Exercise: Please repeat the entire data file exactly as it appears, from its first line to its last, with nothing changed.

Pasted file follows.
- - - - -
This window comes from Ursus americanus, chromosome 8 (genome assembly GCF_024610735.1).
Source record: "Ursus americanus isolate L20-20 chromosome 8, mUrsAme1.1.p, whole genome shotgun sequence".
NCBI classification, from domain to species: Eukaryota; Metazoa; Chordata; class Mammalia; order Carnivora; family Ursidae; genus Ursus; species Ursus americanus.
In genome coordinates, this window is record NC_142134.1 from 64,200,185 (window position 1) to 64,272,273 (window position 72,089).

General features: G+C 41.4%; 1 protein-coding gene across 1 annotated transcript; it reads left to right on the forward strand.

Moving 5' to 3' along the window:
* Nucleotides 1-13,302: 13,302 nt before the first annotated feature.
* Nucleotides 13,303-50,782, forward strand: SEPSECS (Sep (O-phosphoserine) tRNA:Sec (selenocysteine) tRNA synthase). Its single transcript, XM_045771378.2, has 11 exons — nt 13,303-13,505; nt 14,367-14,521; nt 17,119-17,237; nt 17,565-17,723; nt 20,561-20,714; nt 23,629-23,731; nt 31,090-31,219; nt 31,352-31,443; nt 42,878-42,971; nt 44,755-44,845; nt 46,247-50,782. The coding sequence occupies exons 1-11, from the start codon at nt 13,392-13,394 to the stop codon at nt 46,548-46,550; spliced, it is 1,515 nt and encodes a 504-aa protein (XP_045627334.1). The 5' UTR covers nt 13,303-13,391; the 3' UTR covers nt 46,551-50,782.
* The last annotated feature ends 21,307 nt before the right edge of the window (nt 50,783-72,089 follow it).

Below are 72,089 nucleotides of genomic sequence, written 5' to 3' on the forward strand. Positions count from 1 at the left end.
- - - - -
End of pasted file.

This window comes from Ursus americanus, chromosome 8 (genome assembly GCF_024610735.1).
Source record: "Ursus americanus isolate L20-20 chromosome 8, mUrsAme1.1.p, whole genome shotgun sequence".
NCBI classification, from domain to species: Eukaryota; Metazoa; Chordata; class Mammalia; order Carnivora; family Ursidae; genus Ursus; species Ursus americanus.
In genome coordinates, this window is record NC_142134.1 from 64,200,185 (window position 1) to 64,272,273 (window position 72,089).

General features: G+C 41.4%; 1 protein-coding gene across 1 annotated transcript; it reads left to right on the forward strand.

Moving 5' to 3' along the window:
* Nucleotides 1-13,302: 13,302 nt before the first annotated feature.
* Nucleotides 13,303-50,782, forward strand: SEPSECS (Sep (O-phosphoserine) tRNA:Sec (selenocysteine) tRNA synthase). Its single transcript, XM_045771378.2, has 11 exons — nt 13,303-13,505; nt 14,367-14,521; nt 17,119-17,237; nt 17,565-17,723; nt 20,561-20,714; nt 23,629-23,731; nt 31,090-31,219; nt 31,352-31,443; nt 42,878-42,971; nt 44,755-44,845; nt 46,247-50,782. The coding sequence occupies exons 1-11, from the start codon at nt 13,392-13,394 to the stop codon at nt 46,548-46,550; spliced, it is 1,515 nt and encodes a 504-aa protein (XP_045627334.1). The 5' UTR covers nt 13,303-13,391; the 3' UTR covers nt 46,551-50,782.
* The last annotated feature ends 21,307 nt before the right edge of the window (nt 50,783-72,089 follow it).

Below are 72,089 nucleotides of genomic sequence, written 5' to 3' on the forward strand. Positions count from 1 at the left end.